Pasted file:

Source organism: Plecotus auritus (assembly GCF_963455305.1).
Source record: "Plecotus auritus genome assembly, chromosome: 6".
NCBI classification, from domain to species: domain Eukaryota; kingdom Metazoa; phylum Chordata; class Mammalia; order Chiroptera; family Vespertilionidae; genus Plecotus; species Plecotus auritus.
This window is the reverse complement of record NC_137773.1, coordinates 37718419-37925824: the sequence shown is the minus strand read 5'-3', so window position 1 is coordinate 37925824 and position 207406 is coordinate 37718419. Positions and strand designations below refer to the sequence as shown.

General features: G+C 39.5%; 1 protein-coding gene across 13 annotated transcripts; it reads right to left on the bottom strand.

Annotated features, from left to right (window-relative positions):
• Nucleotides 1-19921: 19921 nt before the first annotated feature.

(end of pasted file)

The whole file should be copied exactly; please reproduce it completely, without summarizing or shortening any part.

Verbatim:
Source organism: Plecotus auritus (assembly GCF_963455305.1).
Source record: "Plecotus auritus genome assembly, chromosome: 6".
NCBI classification, from domain to species: domain Eukaryota; kingdom Metazoa; phylum Chordata; class Mammalia; order Chiroptera; family Vespertilionidae; genus Plecotus; species Plecotus auritus.
This window is the reverse complement of record NC_137773.1, coordinates 37718419-37925824: the sequence shown is the minus strand read 5'-3', so window position 1 is coordinate 37925824 and position 207406 is coordinate 37718419. Positions and strand designations below refer to the sequence as shown.

General features: G+C 39.5%; 1 protein-coding gene across 13 annotated transcripts; it reads right to left on the bottom strand.

Annotated features, from left to right (window-relative positions):
• Nucleotides 1-19921: 19921 nt before the first annotated feature.